BUENOS AIRES — Ending a three-year break in relations, Argentina agreed Wednesday to allow an evaluation of its economy by the International Monetary Fund, but on condition that it not interfere in domestic policy.
"It would be an evaluation, not an audit," explained Economy Minister Amado Boudou. "It would be to exchange information."
"Argentina wants to put an end to the quite unfortunate past in which governments accepted any condition that was imposed upon them," Boudou said on his return from an annual meeting of the Fund and World Bank held in Istanbul.
Argentina broke off ties to the Fund in 2006 when it paid off 10 billion dollars in debt in one lump sum, arguing that policies it recommended in exchange for financial support undercut economic growth.
But now Argentina urgently needs to reconnect with sources of sovereign credit, as the economy lags amid global recession, to raise an estimated 10 billion dollars next year, on the heels of 20 billion dollars this year.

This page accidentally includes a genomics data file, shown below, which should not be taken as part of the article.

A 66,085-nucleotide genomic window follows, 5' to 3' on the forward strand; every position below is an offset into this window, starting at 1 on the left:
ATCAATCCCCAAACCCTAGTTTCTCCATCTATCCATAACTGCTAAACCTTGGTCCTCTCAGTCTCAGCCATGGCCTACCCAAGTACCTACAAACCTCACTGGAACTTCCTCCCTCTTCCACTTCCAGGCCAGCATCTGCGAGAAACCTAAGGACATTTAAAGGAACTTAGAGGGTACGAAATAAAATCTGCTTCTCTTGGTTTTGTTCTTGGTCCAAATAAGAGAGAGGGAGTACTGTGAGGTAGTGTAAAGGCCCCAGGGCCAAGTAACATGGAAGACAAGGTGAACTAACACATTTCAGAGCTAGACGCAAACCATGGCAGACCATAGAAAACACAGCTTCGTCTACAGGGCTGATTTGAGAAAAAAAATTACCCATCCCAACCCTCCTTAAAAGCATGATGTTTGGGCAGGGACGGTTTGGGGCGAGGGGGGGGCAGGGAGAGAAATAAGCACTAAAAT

"Negotiating with the IMF and the plan for returning to international markets is a valid effort," said Orlando Ferreres, of markets consultancy OJF.
Argentina's shift "opens up international credit markets, making it possible to secure international financing at lower rates," said Mariano Lamothe, top economist at market consultants Abeceb.com.
Boudou said he had not decided when an IMF technical mission would go to Argentina, nor did he specify under what conditions such a visit would take place.
Buenos Aires briefly became an international financial pariah in 2001 when it junked neoliberal economic policies from the 1990s and declared the biggest moratorium in history on some 100 billion dollars in debt.
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